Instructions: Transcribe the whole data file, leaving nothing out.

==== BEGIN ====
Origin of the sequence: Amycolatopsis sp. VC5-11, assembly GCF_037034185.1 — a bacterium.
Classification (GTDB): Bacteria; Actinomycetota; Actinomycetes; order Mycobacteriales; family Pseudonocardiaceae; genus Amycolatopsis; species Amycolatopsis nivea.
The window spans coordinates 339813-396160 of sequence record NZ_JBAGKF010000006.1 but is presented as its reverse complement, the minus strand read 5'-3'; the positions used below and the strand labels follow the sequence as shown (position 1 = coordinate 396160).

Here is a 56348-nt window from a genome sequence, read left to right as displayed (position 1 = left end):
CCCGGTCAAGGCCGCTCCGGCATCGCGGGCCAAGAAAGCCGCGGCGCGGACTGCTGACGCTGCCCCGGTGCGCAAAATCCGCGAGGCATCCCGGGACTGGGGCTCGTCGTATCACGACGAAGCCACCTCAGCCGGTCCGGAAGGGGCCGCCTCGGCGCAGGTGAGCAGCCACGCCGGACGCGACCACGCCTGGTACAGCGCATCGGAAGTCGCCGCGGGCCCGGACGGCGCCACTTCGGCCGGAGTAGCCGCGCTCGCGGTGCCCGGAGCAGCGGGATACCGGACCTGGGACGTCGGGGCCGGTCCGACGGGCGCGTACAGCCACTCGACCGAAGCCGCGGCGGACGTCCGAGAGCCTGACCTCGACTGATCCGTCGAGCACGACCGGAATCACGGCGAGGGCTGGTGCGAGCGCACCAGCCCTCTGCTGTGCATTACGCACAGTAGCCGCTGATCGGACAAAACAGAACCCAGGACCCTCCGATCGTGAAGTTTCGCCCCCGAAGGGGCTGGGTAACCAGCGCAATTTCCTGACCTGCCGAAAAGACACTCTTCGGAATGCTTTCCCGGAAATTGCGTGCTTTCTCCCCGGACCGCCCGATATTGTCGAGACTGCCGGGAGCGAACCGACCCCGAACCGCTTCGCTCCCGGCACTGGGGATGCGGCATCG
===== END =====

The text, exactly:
Origin of the sequence: Amycolatopsis sp. VC5-11, assembly GCF_037034185.1 — a bacterium.
Classification (GTDB): Bacteria; Actinomycetota; Actinomycetes; order Mycobacteriales; family Pseudonocardiaceae; genus Amycolatopsis; species Amycolatopsis nivea.
The window spans coordinates 339813-396160 of sequence record NZ_JBAGKF010000006.1 but is presented as its reverse complement, the minus strand read 5'-3'; the positions used below and the strand labels follow the sequence as shown (position 1 = coordinate 396160).

Here is a 56348-nt window from a genome sequence, read left to right as displayed (position 1 = left end):
CCCGGTCAAGGCCGCTCCGGCATCGCGGGCCAAGAAAGCCGCGGCGCGGACTGCTGACGCTGCCCCGGTGCGCAAAATCCGCGAGGCATCCCGGGACTGGGGCTCGTCGTATCACGACGAAGCCACCTCAGCCGGTCCGGAAGGGGCCGCCTCGGCGCAGGTGAGCAGCCACGCCGGACGCGACCACGCCTGGTACAGCGCATCGGAAGTCGCCGCGGGCCCGGACGGCGCCACTTCGGCCGGAGTAGCCGCGCTCGCGGTGCCCGGAGCAGCGGGATACCGGACCTGGGACGTCGGGGCCGGTCCGACGGGCGCGTACAGCCACTCGACCGAAGCCGCGGCGGACGTCCGAGAGCCTGACCTCGACTGATCCGTCGAGCACGACCGGAATCACGGCGAGGGCTGGTGCGAGCGCACCAGCCCTCTGCTGTGCATTACGCACAGTAGCCGCTGATCGGACAAAACAGAACCCAGGACCCTCCGATCGTGAAGTTTCGCCCCCGAAGGGGCTGGGTAACCAGCGCAATTTCCTGACCTGCCGAAAAGACACTCTTCGGAATGCTTTCCCGGAAATTGCGTGCTTTCTCCCCGGACCGCCCGATATTGTCGAGACTGCCGGGAGCGAACCGACCCCGAACCGCTTCGCTCCCGGCACTGGGGATGCGGCATCG